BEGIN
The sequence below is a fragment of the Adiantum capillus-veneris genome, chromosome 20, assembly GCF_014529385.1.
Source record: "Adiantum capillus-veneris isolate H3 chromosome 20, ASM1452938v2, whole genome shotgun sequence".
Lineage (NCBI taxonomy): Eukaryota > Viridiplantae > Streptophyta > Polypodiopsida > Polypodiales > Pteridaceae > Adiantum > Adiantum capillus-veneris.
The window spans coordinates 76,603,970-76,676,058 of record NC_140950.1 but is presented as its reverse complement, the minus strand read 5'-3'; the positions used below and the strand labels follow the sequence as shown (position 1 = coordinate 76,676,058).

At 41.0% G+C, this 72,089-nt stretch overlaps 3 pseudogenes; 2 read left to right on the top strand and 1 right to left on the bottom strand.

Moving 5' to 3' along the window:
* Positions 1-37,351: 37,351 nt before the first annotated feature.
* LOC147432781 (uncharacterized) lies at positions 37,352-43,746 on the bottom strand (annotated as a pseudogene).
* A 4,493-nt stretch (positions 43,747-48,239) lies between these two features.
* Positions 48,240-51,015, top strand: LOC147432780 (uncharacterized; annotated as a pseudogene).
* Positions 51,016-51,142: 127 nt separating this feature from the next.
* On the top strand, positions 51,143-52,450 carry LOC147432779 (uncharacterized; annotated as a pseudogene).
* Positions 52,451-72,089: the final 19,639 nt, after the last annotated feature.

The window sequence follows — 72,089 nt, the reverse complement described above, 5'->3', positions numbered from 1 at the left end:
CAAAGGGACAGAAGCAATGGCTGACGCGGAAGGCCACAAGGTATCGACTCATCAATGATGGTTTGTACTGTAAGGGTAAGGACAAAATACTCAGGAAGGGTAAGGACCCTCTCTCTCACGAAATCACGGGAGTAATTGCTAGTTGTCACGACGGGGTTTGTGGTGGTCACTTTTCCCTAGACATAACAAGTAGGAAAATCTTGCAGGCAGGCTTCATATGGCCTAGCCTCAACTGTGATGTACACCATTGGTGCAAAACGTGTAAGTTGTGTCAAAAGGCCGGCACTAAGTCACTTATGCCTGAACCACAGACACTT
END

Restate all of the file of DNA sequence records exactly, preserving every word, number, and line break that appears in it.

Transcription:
The sequence below is a fragment of the Adiantum capillus-veneris genome, chromosome 20, assembly GCF_014529385.1.
Source record: "Adiantum capillus-veneris isolate H3 chromosome 20, ASM1452938v2, whole genome shotgun sequence".
Lineage (NCBI taxonomy): Eukaryota > Viridiplantae > Streptophyta > Polypodiopsida > Polypodiales > Pteridaceae > Adiantum > Adiantum capillus-veneris.
The window spans coordinates 76,603,970-76,676,058 of record NC_140950.1 but is presented as its reverse complement, the minus strand read 5'-3'; the positions used below and the strand labels follow the sequence as shown (position 1 = coordinate 76,676,058).

At 41.0% G+C, this 72,089-nt stretch overlaps 3 pseudogenes; 2 read left to right on the top strand and 1 right to left on the bottom strand.

Moving 5' to 3' along the window:
* Positions 1-37,351: 37,351 nt before the first annotated feature.
* LOC147432781 (uncharacterized) lies at positions 37,352-43,746 on the bottom strand (annotated as a pseudogene).
* A 4,493-nt stretch (positions 43,747-48,239) lies between these two features.
* Positions 48,240-51,015, top strand: LOC147432780 (uncharacterized; annotated as a pseudogene).
* Positions 51,016-51,142: 127 nt separating this feature from the next.
* On the top strand, positions 51,143-52,450 carry LOC147432779 (uncharacterized; annotated as a pseudogene).
* Positions 52,451-72,089: the final 19,639 nt, after the last annotated feature.

The window sequence follows — 72,089 nt, the reverse complement described above, 5'->3', positions numbered from 1 at the left end:
CAAAGGGACAGAAGCAATGGCTGACGCGGAAGGCCACAAGGTATCGACTCATCAATGATGGTTTGTACTGTAAGGGTAAGGACAAAATACTCAGGAAGGGTAAGGACCCTCTCTCTCACGAAATCACGGGAGTAATTGCTAGTTGTCACGACGGGGTTTGTGGTGGTCACTTTTCCCTAGACATAACAAGTAGGAAAATCTTGCAGGCAGGCTTCATATGGCCTAGCCTCAACTGTGATGTACACCATTGGTGCAAAACGTGTAAGTTGTGTCAAAAGGCCGGCACTAAGTCACTTATGCCTGAACCACAGACACTT